What is RSS?
What is RSS? This questions comes to mind for many new readers. Really Simple Syndication (RSS) makes it easier for your to keep up with your favorite website. Get my feed!
You do want to keep up to date with the latest posts on Mr. English 101?
We have a number of ways that you can subscribe to this site and receive updates. The main one that our readers use is our RSS feed. But what is RSS?
What is RSS?
RSS is a technology that is being used by millions of web users around the world to keep track of their favorite websites.
In the ‘old days’ of the web to keep track of updates on a website you had to ‘bookmark’ websites in your browser and manually return to them on a regular basis to see what had been added.
The problems with bookmarking
- You as the web surfer had to do all the work
- It can get complicated when you are trying to track many websites at once
- You miss information when you forget to check your bookmarks
- You end up seeing the same information over and over again on sites that don’t update very often
RSS Changes Everything
What if you could tell a website to let you know every time that they update? In a sense, this is what RSS does for you.
RSS flips things around a little and is a technology that provides you with a method of getting relevant and up to date information sent to you for you to read in your own time. It saves you time and helps you to get the information you want quickly after it was published.
It’s like subscribing to a magazine that is delivered to you periodically but instead of it coming in your physical mail box each month when the magazine is published it is delivered to your ‘RSS Reader’ every time your favorite website updates.
The key is for you to understand why it’s good and how to use it.
I have found RSS to be almost an addiction and much easier to get the information you need from the sites you like.
How to Use RSS
Get an RSS Reader - The first thing you’ll want to do if you’re getting into reading sites via RSS is to choose an RSS Feed Reader.
There are many feed readers going around with a variety of approaches and features - however a good place to start is with a couple of free and easy to use web based ones like Google Reader and Bloglines. Either one will do if you’re starting out (I use Google’s Reader) - as I say there are many others to choose from but to get started either of these are fairly easy to use and will help you work out the basics of RSS.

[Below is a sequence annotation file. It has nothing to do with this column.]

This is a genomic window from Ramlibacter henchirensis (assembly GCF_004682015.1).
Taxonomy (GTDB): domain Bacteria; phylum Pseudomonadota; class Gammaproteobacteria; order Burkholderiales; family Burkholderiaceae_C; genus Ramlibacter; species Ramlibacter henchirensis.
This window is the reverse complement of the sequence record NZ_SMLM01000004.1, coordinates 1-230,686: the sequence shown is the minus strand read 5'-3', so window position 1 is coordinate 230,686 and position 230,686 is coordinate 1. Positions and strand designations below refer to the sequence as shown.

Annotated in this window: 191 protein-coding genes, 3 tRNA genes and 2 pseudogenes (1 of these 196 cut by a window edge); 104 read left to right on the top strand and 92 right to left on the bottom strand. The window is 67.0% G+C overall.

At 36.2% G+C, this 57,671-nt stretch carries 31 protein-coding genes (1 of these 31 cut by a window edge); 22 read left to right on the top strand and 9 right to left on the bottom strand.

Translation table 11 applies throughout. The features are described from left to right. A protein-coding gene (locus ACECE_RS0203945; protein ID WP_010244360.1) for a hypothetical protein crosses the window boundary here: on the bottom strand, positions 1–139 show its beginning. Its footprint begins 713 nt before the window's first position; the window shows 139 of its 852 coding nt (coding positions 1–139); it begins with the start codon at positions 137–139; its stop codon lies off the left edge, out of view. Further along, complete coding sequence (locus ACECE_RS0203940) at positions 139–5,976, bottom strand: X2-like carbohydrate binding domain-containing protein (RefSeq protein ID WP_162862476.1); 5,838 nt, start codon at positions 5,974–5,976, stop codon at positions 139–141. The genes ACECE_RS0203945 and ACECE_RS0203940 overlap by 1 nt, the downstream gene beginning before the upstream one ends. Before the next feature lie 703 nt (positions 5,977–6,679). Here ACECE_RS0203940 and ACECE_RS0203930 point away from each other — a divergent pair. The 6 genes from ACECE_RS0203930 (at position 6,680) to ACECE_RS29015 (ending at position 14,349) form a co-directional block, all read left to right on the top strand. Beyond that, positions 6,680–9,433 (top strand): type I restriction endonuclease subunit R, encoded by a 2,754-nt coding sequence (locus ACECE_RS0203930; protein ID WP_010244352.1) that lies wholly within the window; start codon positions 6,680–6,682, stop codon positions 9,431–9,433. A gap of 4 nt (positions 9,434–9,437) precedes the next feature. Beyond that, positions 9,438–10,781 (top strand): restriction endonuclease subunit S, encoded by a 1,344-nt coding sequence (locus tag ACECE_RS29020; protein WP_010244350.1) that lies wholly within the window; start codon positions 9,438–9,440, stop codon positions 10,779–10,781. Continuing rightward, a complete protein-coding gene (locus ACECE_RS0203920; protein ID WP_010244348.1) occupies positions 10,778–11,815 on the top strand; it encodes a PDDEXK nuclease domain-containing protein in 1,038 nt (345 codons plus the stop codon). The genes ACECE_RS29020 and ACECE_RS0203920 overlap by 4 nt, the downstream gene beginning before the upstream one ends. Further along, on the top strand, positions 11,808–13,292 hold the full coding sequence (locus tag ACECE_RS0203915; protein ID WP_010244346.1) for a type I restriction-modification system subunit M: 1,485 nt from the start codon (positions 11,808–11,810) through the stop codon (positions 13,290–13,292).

You can receive your own news briefing in the reader and decide which stories you want to read more about or skip to the next item.
The best way to learn how to use either Google Reader or Bloglines is to simply subscribe to some feeds and give it a go. Both have helpful help sections to get you up and running.
Find Some Feeds to Subscribe to - there are two places to look for a site’s feed:
- On the Site
- In Your Browser
On Site Subscription
Over the last few years you may have noticed a lot of little buttons and widgets appearing on your favorite sites and blogs. Little orange buttons, ‘counters’ with how many ‘readers a blog has, links called RSS, XML, ATOM and many more.
There are plenty more - but any time you see any of these buttons or anything like them it means that the site you are viewing almost certainly has a feed that you can subscribe to. In most cases it’s as simple as either copying and pasting the link associated with the button into your RSS Reader or clicking the button and following the instructions to subscribe using the feed reader of your choice.
Many internet browsers now have the ability to find and subscribe to RSS feeds built right into them.
When you surf to a site you can usually tell if it has an RSS feed by looking in the right hand side of address bar where you type in the site’s URL with the familiar orange RSS icon.
Using Safari Browser it is a blue RSS icon.
Other modern browsers will have similar icons.
To quickly and easily subscribe by clicking these icons you’ll want to set up your browser to do it with your feed reader of choice as by default they will probably subscribe you using the in-browser reader. You can do this by going to the ‘preferences’ to your browser and choosing ‘Google Reader’ or ‘Bloglines’ etc as your feed reader.
Once you’ve done this and have subscribed to a few feeds you’ll begin to see unread items in your Feed Reader and you can start reading.
Don’t want to Use an RSS Reader? Email is an Option
If the above explanation all just seems a little too complicated for you then please don’t worry. Many sites also enable you to subscribe to RSS feeds via a more familiar medium - Email.
Here at Mr. English 101 we offer a handy email sign up in the top right sidebar where you can enter your email address and get a daily email with a summary of our latest posts. You can unsubscribe at any time and your email will be kept private and not used for any other purposes than to send these daily updates.
Further Reading on What RSS is
RSS In Plain English
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